By Joe Smyth | firstname.lastname@example.org | @joesmyth
Next week, United Power will switch on its biggest solar project yet. At 16 megawatts, the SR Platte solar array will produce enough electricity to power 2,700 homes, and help the electric cooperative save money on its electricity purchases.
But because of its contract with its electricity supplier, Tri-State Generation and Transmission, United Power is unlikely to build more solar arrays any time soon, so it's shifting its focus to energy storage.
United Power has brought several solar projects online since 2009, when it built Colorado’s first community solar array. As the price of solar energy dropped in recent years, United Power partnered with solar developer Silicon Ranch to build larger arrays, including a 13 megawatt project near Fort Lupton, Colorado and a 6.5 megawatt project near Mead, Colorado. With its latest solar project, United Power now generates enough solar electricity to power about 7,000 homes.
United Power’s website notes: “These projects reduce carbon emissions, but they also make economic sense. They produce generation that we can purchase for our members at a predictable cost, with a predictable lifespan. It is one way to build some cost stability for our cooperative members.”
The latest energy cost data from industry consultant Lazard shows that utility scale solar energy continued to drop in price over the last year, from an average of $55/megawatt hour in 2016 to $50/megawatt hour in 2017. Meanwhile, the average cost of coal power stayed flat at $102/megawatt hour. Colorado Governor John Hickenlooper highlighted that trend last week, noting that “Coal is no longer the low-cost fuel" in an interview with the Pueblo Chieftain.
United Power’s New Energy Program Coordinator, Jerry Marizza, explained that the electric cooperative would likely build more solar projects if it could. But because of its contract with its electricity supplier, Tri-State Generation and Transmission, United Power is limited to generating just 5% of its electricity locally. United Power’s new solar array brings it to the 5% limit.
This summer, United Power urged Tri-State to raise the limit to 10% so that it could continue to invest in local renewable energy projects. Other Colorado electric cooperatives such as La Plata Electric Association and San Miguel Power Association have also urged Tri-State to increase the amount of electricity they can generate locally. Last year, Kit Carson Electric Cooperative ended its contract with Tri-State in part because of frustrations with the limits on local energy development. Another electric cooperative, Delta Montrose Electric Association, is now also seeking to end its contract with Tri-State.
Despite the appeals to raise the limit on local energy development, and the risk of losing more contracts with the electric cooperatives it supplies, Tri-State rejected the proposal and said that it will keep the 5% limit on local energy generation.
Without the option for more solar energy, United Power plans to focus on energy storage as a way to help reduce costs and keep electricity rates stable for its members. The electric cooperative announced that it will partner with SoCore Energy to install a 4 megawatt Tesla Powerpack battery in early 2018.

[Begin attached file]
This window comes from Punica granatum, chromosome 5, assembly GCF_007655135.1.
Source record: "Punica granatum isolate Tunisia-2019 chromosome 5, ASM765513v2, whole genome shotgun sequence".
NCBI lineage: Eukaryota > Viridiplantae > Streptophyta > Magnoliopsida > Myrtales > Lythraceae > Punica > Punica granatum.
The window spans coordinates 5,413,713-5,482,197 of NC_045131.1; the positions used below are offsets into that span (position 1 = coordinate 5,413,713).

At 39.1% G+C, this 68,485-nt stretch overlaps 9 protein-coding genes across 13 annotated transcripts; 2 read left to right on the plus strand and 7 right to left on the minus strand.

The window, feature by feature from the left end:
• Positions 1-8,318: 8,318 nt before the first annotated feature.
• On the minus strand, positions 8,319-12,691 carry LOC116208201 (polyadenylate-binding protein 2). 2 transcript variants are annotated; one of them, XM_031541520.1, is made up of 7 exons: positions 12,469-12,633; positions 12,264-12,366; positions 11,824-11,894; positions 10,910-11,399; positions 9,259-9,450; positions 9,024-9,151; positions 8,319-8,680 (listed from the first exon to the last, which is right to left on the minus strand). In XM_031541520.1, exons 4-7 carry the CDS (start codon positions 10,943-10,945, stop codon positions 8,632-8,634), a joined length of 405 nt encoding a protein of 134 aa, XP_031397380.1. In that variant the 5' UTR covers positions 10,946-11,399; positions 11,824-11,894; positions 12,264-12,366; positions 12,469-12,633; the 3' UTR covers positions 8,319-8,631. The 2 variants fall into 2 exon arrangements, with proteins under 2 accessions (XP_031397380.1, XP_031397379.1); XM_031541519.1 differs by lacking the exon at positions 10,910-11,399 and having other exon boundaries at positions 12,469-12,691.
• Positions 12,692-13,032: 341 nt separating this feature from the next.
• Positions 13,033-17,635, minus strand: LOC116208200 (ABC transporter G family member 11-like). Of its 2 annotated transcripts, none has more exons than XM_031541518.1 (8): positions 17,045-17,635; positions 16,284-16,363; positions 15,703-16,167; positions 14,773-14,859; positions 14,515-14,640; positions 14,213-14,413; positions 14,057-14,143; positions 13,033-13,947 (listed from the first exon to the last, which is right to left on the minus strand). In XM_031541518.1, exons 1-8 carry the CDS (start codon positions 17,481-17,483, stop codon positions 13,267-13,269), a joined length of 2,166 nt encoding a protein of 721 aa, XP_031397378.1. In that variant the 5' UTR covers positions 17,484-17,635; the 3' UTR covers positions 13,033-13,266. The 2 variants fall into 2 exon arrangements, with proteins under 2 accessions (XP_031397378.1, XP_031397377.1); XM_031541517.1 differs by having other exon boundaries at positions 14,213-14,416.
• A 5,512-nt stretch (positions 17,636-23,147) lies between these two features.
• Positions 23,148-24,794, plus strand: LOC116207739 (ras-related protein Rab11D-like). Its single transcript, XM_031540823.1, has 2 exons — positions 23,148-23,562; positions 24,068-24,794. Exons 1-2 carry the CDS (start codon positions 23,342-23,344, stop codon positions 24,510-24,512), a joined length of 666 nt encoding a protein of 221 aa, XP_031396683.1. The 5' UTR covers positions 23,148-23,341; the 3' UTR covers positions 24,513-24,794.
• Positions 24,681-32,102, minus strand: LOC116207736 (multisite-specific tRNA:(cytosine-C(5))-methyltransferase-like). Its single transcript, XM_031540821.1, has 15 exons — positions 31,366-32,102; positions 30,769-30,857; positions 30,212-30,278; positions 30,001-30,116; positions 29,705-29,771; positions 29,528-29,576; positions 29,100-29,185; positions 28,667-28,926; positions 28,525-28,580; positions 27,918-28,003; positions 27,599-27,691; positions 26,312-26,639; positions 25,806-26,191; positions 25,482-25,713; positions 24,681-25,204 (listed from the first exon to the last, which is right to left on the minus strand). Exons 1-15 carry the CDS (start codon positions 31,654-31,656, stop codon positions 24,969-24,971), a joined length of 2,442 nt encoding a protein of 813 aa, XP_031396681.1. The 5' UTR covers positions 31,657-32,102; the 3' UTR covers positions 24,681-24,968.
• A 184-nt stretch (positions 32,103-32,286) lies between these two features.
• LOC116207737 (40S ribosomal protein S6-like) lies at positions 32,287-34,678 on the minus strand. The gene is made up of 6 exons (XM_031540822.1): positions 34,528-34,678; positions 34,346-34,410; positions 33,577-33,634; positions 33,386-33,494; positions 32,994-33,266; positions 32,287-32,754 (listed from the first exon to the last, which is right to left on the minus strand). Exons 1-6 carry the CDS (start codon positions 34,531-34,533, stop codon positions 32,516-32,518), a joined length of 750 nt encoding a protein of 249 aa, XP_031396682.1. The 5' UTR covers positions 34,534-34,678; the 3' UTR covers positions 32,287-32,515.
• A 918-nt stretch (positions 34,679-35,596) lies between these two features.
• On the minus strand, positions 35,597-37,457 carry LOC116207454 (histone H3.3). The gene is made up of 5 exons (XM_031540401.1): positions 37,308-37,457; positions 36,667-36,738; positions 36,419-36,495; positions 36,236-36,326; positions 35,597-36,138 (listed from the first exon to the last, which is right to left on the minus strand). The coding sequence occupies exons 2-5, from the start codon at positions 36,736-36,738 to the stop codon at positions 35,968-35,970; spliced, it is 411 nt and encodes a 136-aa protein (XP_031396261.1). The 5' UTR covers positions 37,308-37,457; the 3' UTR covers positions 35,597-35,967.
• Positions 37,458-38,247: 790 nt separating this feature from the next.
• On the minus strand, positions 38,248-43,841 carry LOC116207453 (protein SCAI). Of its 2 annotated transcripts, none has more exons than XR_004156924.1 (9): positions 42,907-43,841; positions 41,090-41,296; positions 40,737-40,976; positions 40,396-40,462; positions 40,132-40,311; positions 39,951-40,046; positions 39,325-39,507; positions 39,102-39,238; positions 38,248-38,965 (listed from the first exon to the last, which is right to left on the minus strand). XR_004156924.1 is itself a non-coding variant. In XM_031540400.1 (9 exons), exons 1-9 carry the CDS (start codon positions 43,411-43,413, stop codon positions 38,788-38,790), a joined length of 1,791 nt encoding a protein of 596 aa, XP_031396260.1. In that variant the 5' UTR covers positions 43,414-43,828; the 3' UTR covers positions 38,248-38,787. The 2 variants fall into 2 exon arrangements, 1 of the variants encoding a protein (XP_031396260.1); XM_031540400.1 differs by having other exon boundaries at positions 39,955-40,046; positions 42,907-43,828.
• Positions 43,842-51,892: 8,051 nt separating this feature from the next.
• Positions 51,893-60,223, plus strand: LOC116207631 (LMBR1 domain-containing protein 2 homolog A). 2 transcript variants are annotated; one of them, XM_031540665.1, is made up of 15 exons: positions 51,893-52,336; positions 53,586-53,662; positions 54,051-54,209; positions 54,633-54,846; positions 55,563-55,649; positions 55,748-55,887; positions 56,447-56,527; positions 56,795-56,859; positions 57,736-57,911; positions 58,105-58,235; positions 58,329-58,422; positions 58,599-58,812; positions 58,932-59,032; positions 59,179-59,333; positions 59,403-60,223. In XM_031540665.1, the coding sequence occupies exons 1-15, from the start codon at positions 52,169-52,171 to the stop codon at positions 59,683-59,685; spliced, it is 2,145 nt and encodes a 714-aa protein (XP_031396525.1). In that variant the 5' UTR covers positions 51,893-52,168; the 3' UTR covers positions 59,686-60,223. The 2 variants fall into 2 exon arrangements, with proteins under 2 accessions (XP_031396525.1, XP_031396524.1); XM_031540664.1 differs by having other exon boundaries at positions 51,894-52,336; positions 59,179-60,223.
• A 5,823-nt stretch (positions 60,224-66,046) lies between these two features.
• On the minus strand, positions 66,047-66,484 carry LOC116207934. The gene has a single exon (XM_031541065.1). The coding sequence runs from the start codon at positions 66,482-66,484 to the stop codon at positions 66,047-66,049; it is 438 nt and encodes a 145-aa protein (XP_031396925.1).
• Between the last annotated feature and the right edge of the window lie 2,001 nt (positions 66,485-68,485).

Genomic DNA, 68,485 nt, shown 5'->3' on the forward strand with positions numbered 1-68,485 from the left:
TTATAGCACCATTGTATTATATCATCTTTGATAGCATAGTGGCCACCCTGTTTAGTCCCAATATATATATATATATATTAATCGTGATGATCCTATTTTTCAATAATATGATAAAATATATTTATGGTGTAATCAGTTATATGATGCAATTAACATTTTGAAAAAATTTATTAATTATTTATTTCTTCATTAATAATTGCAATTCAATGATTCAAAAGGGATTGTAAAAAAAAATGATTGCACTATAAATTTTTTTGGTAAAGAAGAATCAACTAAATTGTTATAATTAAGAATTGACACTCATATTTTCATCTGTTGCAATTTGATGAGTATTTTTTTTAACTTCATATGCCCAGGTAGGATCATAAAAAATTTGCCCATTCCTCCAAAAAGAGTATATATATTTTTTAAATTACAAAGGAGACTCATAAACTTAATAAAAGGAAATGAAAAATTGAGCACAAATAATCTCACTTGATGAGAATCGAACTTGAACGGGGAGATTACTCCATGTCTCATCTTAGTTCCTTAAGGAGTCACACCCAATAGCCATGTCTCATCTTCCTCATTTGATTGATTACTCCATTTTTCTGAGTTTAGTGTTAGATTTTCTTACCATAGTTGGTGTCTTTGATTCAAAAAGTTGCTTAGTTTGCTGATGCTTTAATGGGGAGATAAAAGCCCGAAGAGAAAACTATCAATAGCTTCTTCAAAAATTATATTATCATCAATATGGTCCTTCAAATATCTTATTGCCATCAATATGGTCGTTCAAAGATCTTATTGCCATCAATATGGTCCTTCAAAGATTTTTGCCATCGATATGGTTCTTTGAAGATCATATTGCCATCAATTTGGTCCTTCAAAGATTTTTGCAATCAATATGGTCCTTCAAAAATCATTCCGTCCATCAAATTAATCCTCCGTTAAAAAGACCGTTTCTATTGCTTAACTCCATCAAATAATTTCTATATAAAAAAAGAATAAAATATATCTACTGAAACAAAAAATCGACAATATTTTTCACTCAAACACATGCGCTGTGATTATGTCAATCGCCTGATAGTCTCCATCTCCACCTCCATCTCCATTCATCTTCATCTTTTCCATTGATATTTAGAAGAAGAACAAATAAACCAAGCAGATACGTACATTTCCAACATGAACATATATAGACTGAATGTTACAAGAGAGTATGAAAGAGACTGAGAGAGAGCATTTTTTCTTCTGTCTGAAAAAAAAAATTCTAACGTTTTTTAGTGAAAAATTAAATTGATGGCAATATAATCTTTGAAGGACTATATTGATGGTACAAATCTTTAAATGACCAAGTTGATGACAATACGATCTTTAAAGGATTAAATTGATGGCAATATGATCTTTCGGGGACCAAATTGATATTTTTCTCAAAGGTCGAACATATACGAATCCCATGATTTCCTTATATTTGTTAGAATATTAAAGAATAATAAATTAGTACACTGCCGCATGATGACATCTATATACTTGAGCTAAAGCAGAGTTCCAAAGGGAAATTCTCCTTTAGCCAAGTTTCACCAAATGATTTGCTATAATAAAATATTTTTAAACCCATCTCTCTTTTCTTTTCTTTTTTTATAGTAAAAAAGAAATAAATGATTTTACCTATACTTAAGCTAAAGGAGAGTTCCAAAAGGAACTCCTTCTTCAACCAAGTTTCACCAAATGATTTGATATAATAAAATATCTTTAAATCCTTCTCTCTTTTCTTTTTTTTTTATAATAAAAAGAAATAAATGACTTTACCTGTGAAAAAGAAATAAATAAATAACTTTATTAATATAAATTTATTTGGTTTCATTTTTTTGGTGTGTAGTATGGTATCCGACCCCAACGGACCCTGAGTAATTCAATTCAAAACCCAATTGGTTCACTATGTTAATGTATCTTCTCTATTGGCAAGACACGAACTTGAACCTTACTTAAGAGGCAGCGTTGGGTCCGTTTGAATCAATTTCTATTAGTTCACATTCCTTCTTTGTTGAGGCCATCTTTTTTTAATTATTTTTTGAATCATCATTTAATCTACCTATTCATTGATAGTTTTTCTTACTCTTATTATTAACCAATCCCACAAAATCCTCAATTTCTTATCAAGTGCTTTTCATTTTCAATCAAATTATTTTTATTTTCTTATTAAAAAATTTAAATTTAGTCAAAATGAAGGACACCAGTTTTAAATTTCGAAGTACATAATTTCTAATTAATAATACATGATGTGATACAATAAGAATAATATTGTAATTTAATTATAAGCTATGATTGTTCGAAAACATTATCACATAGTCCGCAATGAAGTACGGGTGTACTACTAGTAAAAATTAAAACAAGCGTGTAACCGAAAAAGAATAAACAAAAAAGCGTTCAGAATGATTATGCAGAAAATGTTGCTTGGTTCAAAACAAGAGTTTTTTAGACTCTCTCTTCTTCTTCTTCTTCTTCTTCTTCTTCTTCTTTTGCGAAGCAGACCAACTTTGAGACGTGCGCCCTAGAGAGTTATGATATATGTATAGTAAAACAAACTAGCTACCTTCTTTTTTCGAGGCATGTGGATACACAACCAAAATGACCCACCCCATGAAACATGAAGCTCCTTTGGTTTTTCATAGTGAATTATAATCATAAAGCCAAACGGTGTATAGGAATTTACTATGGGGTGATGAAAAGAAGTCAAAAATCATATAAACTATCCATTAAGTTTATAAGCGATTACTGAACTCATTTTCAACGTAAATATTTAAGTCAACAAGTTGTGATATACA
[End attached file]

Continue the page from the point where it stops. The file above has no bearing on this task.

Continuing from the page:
The battery system will store electricity at night when demand is low, and then supply that electricity during peak hours as a way to reduce demand. United Power's peak demand usually falls between 4-8 pm. Marizza explained that the battery would switch on during days when it's needed, based on real-time data coming into their system.
Like United Power’s first community solar projects, members of the electric cooperative will be able to purchase a share of the battery’s output and reduce demand charges on their electricity bills.
“United Power was one of the first utilities in the country to experiment with the ‘community solar’ concept with our Sol Partners program, and now there are community solar projects all over the country. ‘Community batteries’ are the next big trend,” said Marizza.
At the Colorado Rural Electric Association’s Energy Innovations summit last week in Denver, Tesla Utility Sales Director Bob Rudd said he expects to see more community battery projects.
“We see a lot of opportunity in that marketplace in terms of the community storage akin to the community solar efforts we’ve seen in the co-op space, and we’re really excited about that, and look forward to rolling that out, and seeing those and similar types of business models really get crafted and implemented for the distribution co-op specific application,” said Rudd.
“Because we recognize, at the end of the day, it’s not our job to tell you what’s the best economic structure or operational need, or whatever might be. What we do really well is make batteries. We make batteries, we sell them, we maintain, and they work really well.”
Lazard's data also noted the declining costs of energy storage technologies, stating that the industry participants it surveyed expect costs to decrease significantly over the next five years.
“The next frontier is energy storage, where continued innovation and declining costs are expected to drive increased deployment of renewables, which in turn will create more demand for storage” said Jonathan Mir, Head of Lazard’s North American Power Group.
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